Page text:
Hank Graddy: An Elk Creek water catastrophe is closer to Ky. than you think

Hank Graddy of Midway is a board member of the Kentucky River Watershed Watch.
Hank Graddy of Midway is a board member of the Kentucky River Watershed Watch. HO

"Thank God for West Virginia." We Kentuckians have been willing to tolerate an otherwise unacceptable environment, economy and government by pointing to those few states that measure worse than us.

When we pray, we are likely to thank God that we did not lose our water for a week like those nine counties in West Virginia. I fear that some, less prayerful Kentuckians may be so intoxicated with big-blue hubris to conclude that the catastrophe of Elk Creek, W. Va., cannot happen here.

That confidence is misplaced. Elk Creek is very close and that catastrophe can happen here.

Elk Creek is close to us because it is upstream, so that the spilled chemicals flow into the Kanawha River and into the Ohio River, where many Kentuckians draw their drinking water. In that sense, the catastrophe has already happened to us. Fortunately we had more warning and utilities like the Louisville Water Company were better prepared. The same laws that protect our water supply were supposed to protect West Virginia's water supply. There are four dates that help us see how close we are to Elk Creek:

■ Dec. 16, 1974: Congress passed the Safe Drinking Water Act. Less well known than, and frequently confused with the Clean Water Act, this is the law that protected the people in Charleston, W.Va., from losing their drinking water, but only if there were people willing to enforce the law. In Kentucky we are just as vulnerable to people that are not as worthy as the law they are supposed to enforce. Gov. Steve Beshear's new budget will gut the agencies that protect our water and air.

■ Aug. 6, 1996. A very divided Congress, at the peak of the Newt Gingrich era, passed a stronger Safe Drinking Water Act, which required source water protection, mandating that cities investigate, map and discuss with the public all threats to drinking water intakes.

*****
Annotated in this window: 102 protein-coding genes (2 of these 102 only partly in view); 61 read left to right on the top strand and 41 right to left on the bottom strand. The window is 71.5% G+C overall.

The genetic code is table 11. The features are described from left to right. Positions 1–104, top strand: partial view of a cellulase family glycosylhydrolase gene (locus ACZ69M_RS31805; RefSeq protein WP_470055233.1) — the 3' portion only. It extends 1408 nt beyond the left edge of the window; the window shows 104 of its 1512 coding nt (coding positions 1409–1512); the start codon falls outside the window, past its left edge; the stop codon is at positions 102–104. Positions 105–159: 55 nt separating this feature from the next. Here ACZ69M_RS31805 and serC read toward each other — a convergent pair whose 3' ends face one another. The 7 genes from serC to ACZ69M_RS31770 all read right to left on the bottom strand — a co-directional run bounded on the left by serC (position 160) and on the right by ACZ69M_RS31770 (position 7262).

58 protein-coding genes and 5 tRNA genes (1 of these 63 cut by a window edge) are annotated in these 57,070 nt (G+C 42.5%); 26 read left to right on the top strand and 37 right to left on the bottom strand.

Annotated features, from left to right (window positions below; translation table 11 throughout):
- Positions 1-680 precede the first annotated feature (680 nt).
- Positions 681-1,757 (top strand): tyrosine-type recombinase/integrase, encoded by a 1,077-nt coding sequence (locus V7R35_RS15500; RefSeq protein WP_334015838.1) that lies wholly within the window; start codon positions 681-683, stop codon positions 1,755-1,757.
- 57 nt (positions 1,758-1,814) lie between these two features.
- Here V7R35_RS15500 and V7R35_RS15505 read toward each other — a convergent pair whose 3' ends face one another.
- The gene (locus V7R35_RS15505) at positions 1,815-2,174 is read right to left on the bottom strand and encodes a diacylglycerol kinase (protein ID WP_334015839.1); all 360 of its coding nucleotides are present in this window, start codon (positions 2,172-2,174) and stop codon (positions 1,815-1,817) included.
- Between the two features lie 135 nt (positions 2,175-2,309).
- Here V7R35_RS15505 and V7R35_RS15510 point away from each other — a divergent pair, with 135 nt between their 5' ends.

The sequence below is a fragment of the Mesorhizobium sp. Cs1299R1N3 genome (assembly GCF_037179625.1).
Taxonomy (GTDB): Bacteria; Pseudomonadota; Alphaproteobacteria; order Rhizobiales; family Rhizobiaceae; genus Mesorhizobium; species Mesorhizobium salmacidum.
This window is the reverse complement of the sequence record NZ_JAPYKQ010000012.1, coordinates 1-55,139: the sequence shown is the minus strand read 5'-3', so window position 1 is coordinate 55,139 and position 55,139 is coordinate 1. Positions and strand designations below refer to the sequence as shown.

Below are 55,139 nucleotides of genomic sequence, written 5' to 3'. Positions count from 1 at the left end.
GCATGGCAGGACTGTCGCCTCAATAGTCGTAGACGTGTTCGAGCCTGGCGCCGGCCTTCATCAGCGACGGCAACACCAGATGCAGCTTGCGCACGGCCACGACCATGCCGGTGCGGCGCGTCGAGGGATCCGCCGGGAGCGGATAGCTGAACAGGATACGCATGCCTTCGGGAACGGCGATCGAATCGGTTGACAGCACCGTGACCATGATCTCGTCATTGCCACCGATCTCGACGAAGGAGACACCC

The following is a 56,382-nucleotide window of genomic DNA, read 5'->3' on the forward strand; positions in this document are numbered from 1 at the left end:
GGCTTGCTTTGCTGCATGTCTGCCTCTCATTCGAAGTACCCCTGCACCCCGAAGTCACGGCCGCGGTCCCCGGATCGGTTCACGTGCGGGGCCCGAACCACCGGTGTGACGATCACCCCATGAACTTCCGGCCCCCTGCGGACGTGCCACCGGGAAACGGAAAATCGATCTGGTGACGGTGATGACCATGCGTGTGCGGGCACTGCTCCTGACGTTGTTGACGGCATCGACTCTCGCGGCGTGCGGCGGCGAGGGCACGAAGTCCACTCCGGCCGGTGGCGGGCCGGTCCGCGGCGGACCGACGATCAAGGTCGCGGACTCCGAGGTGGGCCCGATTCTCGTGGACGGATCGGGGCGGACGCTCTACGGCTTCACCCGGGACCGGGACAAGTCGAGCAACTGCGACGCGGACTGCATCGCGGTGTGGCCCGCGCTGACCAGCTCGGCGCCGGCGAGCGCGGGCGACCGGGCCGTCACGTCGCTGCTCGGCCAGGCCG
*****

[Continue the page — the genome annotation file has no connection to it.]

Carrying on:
■ Jan. 26, 2005. Sometime after midnight, Mid-Valley Petroleum discovered a petroleum leak from its pipeline into the Kentucky River 16 miles upstream from Carrollton. The initial report was that the leak was 63,000 gallons of crude oil. On Feb. 2, the Environmental Protection Agency updated its report to advise that the leak was actually 83,000 gallons of crude oil, with about 49,000 gallons captured. On Nov. 18, EPA updated its report again to advise that the leak was actually 260,000 gallons into the Kentucky River.

The good news is that, at the urging of the Kentucky River Watershed Watch and the Sierra Club, Gov. Ernie Fletcher and Environmental Cabinet Secretary LaJuana Wilcher appointed the Kentucky Spill Advisory Task Force.

The bad news is that this task force met only four times, issued a "first" report in 2007. The report did give some support for the "high consequence area" designation, a pipeline-planning concept that may protect parts of Kentucky from the threat of the proposed Bluegrass Pipeline. However, almost nobody has seen the report and nothing has been done to implement the recommendations of this task force.

■ Feb. 1, 2014. This Saturday, the Kentucky River Watershed Watch will hold the 17th Watershed Protection Conference at the AgScience Facility, Locust Trace, on Leestown Road in Lexington. Our meeting will not protect Kentucky from a spill like the one in Elk Creek. What our meeting may be able to do is help ensure the Safe Drinking Water Act works as intended.

What our meeting may do is help dust off the 2007 pipeline report and put in place the people and protections to make Elk Creek less likely. Our meeting will be able to help you take action.

For more information about the conference, with keynote speaker Tom FitzGerald of Kentucky Resources Council, go to www.wwky.org amd look under Kentucky River. Please join us. And keep praying.